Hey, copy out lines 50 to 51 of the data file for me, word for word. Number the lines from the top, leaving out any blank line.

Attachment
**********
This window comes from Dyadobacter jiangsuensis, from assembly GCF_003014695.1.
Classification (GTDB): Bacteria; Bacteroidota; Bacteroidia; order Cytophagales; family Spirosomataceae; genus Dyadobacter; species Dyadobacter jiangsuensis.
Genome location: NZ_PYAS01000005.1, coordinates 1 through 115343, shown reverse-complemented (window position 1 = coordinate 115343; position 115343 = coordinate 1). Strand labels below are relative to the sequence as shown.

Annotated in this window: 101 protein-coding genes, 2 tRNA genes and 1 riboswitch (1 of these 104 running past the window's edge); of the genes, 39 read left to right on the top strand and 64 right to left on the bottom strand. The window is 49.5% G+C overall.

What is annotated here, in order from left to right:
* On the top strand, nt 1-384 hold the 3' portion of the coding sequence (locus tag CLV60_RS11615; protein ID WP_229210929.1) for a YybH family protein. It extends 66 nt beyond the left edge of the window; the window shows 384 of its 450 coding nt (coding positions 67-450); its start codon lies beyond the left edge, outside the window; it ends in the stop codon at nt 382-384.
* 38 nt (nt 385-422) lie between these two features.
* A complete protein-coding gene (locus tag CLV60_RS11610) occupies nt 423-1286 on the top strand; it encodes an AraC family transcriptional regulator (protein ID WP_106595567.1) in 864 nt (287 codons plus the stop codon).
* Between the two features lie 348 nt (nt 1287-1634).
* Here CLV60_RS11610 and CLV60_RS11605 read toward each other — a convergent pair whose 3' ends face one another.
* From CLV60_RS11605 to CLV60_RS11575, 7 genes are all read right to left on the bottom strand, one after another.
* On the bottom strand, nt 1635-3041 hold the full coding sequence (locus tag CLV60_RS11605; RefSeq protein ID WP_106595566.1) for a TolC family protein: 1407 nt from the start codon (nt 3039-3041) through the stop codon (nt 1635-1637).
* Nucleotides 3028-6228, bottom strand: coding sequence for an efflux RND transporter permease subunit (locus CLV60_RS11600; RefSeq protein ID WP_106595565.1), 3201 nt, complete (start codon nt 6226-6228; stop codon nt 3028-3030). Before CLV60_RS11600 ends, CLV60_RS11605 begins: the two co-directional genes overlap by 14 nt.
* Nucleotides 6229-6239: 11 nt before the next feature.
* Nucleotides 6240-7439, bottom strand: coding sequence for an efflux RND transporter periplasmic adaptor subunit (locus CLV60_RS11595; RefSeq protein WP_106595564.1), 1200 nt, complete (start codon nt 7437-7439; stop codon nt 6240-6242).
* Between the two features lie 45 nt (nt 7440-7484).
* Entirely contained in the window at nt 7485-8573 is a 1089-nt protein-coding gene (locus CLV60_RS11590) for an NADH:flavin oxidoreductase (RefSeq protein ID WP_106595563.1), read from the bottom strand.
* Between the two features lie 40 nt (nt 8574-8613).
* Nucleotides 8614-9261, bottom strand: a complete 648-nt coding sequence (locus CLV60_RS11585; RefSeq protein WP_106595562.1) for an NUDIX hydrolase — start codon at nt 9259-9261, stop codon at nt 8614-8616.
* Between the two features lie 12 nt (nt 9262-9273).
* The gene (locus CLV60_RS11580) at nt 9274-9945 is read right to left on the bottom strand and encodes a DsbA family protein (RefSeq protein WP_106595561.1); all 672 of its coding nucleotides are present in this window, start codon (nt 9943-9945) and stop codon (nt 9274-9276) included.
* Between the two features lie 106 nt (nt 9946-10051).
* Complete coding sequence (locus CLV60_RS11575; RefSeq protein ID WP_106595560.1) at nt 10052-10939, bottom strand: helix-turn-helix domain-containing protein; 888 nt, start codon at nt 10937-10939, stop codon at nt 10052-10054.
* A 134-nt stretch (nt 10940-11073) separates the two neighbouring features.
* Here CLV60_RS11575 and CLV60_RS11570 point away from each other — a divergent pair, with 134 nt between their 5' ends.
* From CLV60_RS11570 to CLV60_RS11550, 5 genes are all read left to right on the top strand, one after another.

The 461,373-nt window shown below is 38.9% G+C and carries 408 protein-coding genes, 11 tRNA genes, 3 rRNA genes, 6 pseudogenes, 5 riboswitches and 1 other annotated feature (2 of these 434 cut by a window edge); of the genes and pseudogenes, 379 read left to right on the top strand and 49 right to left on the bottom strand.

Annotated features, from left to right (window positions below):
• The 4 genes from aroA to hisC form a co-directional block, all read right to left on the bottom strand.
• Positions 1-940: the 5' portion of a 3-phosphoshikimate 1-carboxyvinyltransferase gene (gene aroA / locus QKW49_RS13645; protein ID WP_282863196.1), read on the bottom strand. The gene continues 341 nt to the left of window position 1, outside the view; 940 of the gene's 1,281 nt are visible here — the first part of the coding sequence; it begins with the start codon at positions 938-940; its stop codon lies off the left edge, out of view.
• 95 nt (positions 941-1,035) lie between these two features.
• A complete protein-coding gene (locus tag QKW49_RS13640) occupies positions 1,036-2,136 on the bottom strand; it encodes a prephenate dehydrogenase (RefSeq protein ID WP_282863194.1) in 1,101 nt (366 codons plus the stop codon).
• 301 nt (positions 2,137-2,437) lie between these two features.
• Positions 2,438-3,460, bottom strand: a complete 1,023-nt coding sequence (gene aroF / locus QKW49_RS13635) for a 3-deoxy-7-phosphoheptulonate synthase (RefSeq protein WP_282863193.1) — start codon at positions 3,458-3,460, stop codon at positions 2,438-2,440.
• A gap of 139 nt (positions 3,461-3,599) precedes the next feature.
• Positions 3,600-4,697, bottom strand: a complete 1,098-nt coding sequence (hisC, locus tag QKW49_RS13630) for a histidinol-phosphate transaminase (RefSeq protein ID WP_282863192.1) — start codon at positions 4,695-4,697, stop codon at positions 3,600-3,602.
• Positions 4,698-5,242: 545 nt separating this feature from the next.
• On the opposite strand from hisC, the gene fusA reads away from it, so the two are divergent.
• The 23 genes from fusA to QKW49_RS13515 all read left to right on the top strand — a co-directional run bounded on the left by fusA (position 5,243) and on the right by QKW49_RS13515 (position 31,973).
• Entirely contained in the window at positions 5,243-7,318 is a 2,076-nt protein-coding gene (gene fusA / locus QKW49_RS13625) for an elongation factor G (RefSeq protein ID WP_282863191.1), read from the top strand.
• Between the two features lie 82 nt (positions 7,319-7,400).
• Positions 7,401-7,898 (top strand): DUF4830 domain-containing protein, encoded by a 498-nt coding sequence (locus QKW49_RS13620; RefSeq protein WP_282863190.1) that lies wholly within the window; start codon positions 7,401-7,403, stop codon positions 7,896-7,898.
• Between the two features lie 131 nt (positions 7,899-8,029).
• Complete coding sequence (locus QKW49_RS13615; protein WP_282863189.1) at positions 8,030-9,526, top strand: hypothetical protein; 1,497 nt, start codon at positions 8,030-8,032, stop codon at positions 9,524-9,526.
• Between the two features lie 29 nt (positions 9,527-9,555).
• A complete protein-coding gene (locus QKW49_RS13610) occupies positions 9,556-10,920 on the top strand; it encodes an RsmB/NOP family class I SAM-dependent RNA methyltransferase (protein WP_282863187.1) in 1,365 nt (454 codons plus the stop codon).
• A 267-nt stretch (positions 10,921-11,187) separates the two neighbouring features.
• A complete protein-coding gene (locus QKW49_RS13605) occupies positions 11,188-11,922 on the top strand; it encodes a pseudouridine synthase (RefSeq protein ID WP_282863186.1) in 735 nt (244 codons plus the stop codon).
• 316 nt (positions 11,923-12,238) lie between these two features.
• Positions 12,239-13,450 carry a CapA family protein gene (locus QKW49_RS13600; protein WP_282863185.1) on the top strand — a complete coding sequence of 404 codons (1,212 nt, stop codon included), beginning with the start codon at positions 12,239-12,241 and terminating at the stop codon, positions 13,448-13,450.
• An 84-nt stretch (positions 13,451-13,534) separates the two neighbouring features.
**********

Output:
• Positions 12,239-13,450 carry a CapA family protein gene (locus QKW49_RS13600; protein WP_282863185.1) on the top strand — a complete coding sequence of 404 codons (1,212 nt, stop codon included), beginning with the start codon at positions 12,239-12,241 and terminating at the stop codon, positions 13,448-13,450.
• An 84-nt stretch (positions 13,451-13,534) separates the two neighbouring features.